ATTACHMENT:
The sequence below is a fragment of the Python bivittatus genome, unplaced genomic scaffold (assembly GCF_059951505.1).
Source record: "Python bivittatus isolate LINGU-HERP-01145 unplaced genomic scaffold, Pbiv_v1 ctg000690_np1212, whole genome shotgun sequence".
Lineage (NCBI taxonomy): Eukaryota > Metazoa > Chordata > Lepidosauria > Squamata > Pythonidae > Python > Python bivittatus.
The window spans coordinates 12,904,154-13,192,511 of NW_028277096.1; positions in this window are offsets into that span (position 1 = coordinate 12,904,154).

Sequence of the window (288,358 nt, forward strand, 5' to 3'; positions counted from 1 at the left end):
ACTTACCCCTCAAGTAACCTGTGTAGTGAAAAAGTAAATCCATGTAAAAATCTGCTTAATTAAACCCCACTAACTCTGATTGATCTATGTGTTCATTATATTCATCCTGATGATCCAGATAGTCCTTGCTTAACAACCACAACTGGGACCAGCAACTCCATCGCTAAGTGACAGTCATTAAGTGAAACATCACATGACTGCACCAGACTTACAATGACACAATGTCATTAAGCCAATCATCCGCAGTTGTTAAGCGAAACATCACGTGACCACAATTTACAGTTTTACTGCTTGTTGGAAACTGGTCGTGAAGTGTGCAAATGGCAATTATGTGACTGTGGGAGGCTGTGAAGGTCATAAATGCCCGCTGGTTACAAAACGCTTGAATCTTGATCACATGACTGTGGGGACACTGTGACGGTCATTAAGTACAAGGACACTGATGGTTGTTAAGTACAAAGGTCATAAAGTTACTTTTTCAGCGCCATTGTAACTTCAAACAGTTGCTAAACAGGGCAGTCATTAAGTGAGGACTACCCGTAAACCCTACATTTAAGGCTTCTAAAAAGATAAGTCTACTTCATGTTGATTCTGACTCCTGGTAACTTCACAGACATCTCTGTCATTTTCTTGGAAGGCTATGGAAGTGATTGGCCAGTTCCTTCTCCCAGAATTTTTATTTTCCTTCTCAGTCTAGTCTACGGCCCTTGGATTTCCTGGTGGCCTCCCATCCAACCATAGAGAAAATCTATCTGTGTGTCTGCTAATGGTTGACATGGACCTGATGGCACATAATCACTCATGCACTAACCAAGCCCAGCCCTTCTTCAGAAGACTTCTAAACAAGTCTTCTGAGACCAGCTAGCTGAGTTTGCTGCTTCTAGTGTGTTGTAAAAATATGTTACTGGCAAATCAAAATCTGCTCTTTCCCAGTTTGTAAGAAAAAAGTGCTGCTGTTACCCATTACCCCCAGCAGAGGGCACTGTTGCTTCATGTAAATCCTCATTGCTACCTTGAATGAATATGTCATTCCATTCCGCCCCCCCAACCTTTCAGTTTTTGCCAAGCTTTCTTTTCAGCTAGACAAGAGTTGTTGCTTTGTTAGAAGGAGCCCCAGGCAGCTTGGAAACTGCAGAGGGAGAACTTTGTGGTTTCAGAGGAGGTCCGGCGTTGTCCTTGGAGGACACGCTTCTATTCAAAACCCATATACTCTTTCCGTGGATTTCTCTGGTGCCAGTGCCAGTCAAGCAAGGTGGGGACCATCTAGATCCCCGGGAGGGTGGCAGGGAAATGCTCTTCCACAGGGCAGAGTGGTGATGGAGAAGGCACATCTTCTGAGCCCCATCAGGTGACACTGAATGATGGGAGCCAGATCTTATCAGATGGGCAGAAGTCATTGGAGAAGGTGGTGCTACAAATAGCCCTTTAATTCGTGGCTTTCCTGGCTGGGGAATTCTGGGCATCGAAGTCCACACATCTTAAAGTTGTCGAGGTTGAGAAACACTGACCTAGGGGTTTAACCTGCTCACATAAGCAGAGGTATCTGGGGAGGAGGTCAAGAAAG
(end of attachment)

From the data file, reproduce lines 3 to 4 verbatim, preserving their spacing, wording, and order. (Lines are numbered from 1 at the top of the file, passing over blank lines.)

Lineage (NCBI taxonomy): Eukaryota > Metazoa > Chordata > Lepidosauria > Squamata > Pythonidae > Python > Python bivittatus.
The window spans coordinates 12,904,154-13,192,511 of NW_028277096.1; positions in this window are offsets into that span (position 1 = coordinate 12,904,154).